Rumours over Andrea Pirlo’s future with Italy continue to circulate with the latest reports suggesting the Juventus maestro could continue with the Azzurri.
Prior to World Cup 2014, Pirlo had stated that it would be his international swan song. The poignant reality of an Italy-less Pirlo would seemingly soon come to pass.
However, the team were dumped out unceremoniously in the group stage in Brazil, Coach Cesare Prandelli resigned and shortly after Pirlo expressed the notion that should Italy’s new CT ‘need’ him then he would still be available.
His on-off international retirement sparked reports that the 35-year-old playmaker would continue and those intensified when Antonio Conte, his former boss at Juventus, was appointed to the Italy hot seat.
Of course, Conte and Pirlo enjoyed an abundance of success in Turin, working together to secure three consecutive Serie A titles in the past three seasons, with the player’s performances often being a driving force in those championship runs. That Conte has left and Juventus still remain favourites for the Scudetto is based almost in no small measure on the expectation surrounding Pirlo’s continued influence even in his advancing years.
Being a veteran nearing the end of his career, further rumours began to emerge that the midfield maestro would be used on a part-time basis by Conte, only playing in important qualifiers and international tournaments. Conte himself relayed to the Press that he would be speaking with Pirlo about a possible return, describing him ‘as a point of reference’.
The former Milan star is arguably Italy’s best midfielder of all-time, with 112 caps, 13 goals and a 2006 World Cup trophy - his influence on the national team cannot be understated. He has been at the heart of many of their great performances over the last 10 years or so - perhaps too many...
It is not fair to give Pirlo preferential treatment, wrap him in cotton wool, and hope he is ready for the big matches when they come. Italy have had an issue with performances being utterly Pirlo-dependent, which is perhaps at the heart of their reluctance to see him go.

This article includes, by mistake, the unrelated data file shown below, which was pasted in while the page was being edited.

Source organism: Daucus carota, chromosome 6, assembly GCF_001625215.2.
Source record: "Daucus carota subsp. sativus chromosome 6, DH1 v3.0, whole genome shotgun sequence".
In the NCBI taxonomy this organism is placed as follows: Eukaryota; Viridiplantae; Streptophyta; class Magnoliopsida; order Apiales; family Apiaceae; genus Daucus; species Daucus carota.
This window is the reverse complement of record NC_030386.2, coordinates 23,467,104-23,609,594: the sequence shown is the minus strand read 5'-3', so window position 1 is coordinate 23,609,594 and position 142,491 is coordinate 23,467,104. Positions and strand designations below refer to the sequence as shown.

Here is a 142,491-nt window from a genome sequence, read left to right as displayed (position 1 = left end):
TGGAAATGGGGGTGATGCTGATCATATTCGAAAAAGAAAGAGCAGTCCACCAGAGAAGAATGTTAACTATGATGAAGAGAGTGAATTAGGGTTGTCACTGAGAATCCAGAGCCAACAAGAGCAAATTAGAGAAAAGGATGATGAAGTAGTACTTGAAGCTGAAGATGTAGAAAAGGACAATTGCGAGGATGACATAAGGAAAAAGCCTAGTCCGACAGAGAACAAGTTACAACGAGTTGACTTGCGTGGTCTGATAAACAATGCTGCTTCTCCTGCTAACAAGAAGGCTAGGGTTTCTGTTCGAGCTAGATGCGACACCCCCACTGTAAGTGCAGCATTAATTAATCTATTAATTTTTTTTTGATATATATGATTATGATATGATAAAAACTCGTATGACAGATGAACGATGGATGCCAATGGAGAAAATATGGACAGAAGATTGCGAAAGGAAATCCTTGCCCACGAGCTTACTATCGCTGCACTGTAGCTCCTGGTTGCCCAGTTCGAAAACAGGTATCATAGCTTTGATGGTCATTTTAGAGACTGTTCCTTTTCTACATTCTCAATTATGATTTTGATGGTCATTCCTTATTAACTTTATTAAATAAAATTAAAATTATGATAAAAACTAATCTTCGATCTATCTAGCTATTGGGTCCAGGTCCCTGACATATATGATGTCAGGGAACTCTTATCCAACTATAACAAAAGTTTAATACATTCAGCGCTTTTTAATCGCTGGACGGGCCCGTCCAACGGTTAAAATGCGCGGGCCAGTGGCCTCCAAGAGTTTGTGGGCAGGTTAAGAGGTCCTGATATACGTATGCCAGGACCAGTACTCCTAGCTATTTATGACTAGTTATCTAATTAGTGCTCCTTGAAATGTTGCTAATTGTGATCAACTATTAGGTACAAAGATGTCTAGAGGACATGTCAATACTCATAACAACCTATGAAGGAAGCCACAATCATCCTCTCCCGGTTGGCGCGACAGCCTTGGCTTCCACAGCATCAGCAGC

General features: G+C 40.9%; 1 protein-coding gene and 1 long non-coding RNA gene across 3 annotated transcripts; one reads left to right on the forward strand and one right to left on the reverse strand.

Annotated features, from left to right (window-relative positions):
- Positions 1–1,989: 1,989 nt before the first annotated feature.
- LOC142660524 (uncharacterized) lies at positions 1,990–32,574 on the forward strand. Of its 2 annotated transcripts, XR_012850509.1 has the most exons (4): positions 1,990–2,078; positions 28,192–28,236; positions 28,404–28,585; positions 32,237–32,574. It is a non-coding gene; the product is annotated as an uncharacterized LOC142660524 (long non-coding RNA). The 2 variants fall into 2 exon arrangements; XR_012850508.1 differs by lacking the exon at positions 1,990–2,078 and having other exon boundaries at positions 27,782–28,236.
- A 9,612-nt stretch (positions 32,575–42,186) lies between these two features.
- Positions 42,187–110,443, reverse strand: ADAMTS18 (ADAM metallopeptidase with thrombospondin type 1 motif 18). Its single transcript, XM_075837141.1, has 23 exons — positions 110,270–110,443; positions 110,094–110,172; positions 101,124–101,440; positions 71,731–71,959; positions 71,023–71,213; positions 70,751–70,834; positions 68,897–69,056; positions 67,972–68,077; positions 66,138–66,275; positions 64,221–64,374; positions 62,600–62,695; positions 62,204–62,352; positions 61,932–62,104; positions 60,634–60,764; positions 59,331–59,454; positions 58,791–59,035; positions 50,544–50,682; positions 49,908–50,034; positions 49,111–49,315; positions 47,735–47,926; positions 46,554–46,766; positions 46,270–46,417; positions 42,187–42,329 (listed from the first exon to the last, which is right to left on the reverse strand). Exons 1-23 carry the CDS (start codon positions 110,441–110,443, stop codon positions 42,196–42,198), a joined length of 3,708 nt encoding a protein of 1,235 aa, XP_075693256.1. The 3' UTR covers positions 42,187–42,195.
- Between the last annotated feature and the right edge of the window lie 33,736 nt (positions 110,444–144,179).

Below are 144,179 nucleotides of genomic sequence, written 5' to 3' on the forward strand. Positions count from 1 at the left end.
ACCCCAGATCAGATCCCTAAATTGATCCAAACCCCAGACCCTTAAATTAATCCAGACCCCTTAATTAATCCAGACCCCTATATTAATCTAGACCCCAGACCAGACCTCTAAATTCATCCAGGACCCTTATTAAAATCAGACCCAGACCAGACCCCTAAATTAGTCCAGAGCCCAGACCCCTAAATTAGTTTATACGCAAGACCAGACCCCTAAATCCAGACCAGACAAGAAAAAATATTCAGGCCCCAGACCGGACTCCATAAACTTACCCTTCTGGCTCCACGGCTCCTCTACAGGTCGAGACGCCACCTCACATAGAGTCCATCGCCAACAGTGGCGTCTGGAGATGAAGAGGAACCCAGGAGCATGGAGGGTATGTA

However, over-reliance on a player who, although still is brilliant in many aspects of the game, at his age will only become less and less reliable, shouts of a team afraid to go forward and a disappointment waiting to happen. Now is the right time to move on – regardless of whether Pirlo feels he can positively contribute or not.
Marco Verratti and others coming through the ranks in various positions deserve a chance to develop and show that they can shoulder the burden. The inevitable cannot be delayed forever. In the short-term a Pirlo-less Italy may struggle with a new style of play and new ideas – they will not be used to missing a staple of Italian football on the field. However, eventually transition must happen and others need to step up or at least have the chance to. Sadly, Pirlo will not be around forever.
The midfielder has done an impressive and distinguished job with the reins of Italy, his legacy is cemented, but keeping him at the forefront of the team at this point cannot help anyone. Ultimately, Pirlo will be gone and it is better to make that decision together rather than have the situation forced upon them and then have to throw players with marginalised experience into the deep end.
Pirlo is so iconic that his beard and steely looks of being unimpressed have gone viral across the world, but despite how it may have looked on some occasions, Italy is not Pirlo and Pirlo is not Italy. Change can be frightening – yet the national team and the player both need to move on so that a new cycle can begin. If they refuse to do that, the #PirloIsNotImpressed stare should be directed towards La Nazionale by the fans. The reality is – as unfathomable as it may sound to some - it’s time to let go.
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